How Can I Validate in HTML?

Hi,

I've been away from HTML for awhile. I'd like to know if it is possible to validate text entered into a textbox on a form.

What I would like to do is to check to see if the user is entering the correct character string, say, 32p or 32P (or 33p or 33P). If the user enters the wrong string by mistake, I would like to pop up a messagebox, play a short sound and return and maintain focus on the textbox.

How involved is this?

Jim
jnowlinAsked:
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knightEknightCommented:
what are the possible valid strings?  do they all match a certain patern, or is there a specific subset?

If a subset, then do this:

<SCRIPT language="javascript">
  function validate(theForm)
  {
      if (  theForm.myText.value == "32p"
         || theForm.myText.value == "32P"
         || theForm.myText.value == "33p"
         || theForm.myText.value == "33P" )
      {
         return true;
      }
      else
      {
          alert("please enter a valid value");
          theForm.mytext.focus();
          return false;
      }
  }
</SCRIPT>

<FORM name="myform"  onsubmit="return validate(this);">
<INPUT type="text" name="myText" />
</FORM>

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knightEknightCommented:
If the pattern is always, ##P then you can do the function this way:

  function validate(theForm)
  {
      if (  theForm.myText.value.toUpperCase() == theForm.myText.value.toUpperCase().match(/\d\dP/) )
      {
         return true;
      }
      else
      {
          alert("please enter a valid value");
          theForm.mytext.focus();
          return false;
      }
  }
0
jnowlinAuthor Commented:
Actually, if I was told correctly as to what they want,
it should always be

nc
or
nnc
or
nnnc
where n is a number and c is a character, as in,

3H
32P
33P
125I
or, as some of these strings are as follows:
51Cr

where entering  52Cr or 51Cd is incorrect.

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knightEknightCommented:
ok, so try this pattern:

if (  theForm.myText.value.toUpperCase() == theForm.myText.value.toUpperCase().match(/\d+[a-zA-Z]/) )
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knightEknightCommented:
or better:

if (  theForm.myText.value.toUpperCase() == theForm.myText.value.toUpperCase().match(/\d{1,3}[a-zA-Z]/) )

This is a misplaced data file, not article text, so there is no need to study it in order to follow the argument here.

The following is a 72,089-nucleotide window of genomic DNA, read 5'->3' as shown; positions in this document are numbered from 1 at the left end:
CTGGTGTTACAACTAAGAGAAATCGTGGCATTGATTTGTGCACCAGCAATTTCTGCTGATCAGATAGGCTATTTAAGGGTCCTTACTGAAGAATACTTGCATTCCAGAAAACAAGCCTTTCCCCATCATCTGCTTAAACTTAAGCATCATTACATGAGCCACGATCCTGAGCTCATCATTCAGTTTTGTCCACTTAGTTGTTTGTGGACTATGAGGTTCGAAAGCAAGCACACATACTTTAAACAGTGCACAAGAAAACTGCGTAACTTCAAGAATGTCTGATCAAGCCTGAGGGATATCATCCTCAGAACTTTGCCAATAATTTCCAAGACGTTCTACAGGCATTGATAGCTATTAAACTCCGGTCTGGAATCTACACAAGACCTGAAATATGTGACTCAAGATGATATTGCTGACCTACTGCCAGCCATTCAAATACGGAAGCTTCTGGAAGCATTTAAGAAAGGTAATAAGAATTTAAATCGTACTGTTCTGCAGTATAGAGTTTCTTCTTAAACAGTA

0
jnowlinAuthor Commented:
I'll give it a try. Thanks.
0
jnowlinAuthor Commented:
That works good.

Is there any way in JavaScript to handle an event? I would like the validation to occur as soon as the user tabs into the next textbox or mouse clicks into the textbox. I am unfamiliar with JavaScripts event handlers.

Also, in addition to the alert messagebox, can JS be written to play a short sound file?

JN
0
knightEknightCommented:
sure ... do this:

<INPUT type="text" name="myText" onchange="validate(this.form);" />

However, I would still also include it in the onsubmit handler of the form tag (as previously shown).
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jnowlinAuthor Commented:
OK, I'm a bonehead....

<CENTER><FORM name="myform"  onsubmit="return validate(this);"

onchange="validate(this.form);"/>

Do I include the onchange handler as I've written above? As it is above, it doesn't work.

I'll pick up the latest JavaScript book!

JimNowlin
0
jnowlinAuthor Commented:
Also, I noticed that when I type in 33P or 3H or 125I,
the alert box does not pop up.

When I type in 51Cr, which is a valid abbreviation for our needs, the alert messagebox incorrectly pops up.

How does
match(/\d+[a-zA-Z]/) )
that expression work?

Would this work:

match(/\d+[a-zA-Z]+[a-z]A-Z/) )
to catch the second letter,
?

Jim
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knightEknightCommented:
see my example ... the onchange is in the INPUT tag, not the FORM tag.
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knightEknightCommented:
ah, I didn't see that about the second character.  Is it always a lower-case "r"?

If so, then try this:

if (  theForm.myText.value.toUpperCase() == theForm.myText.value.toUpperCase().match(/\d{1,3}[a-zA-Z]r?/) )
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knightEknightCommented:
oops, because of the toUpperCase() method I use, using the lower-r in the expression will have no effect.  Try making it R? instead of r? .
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knightEknightCommented:
no, no, no ... better yet, let's just remove the toUpperCase() method:

   if (  theForm.myText.value == theForm.myText.value.match(/\d{1,3}[a-zA-Z]r?/) )

it is not necessary to convert the whole string to upper since we are testing both the upper and lower alpha range with [a-zA-Z] .
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knightEknightCommented:
... as previously noted, the onchange is in the INPUT tag, not the FORM tag.
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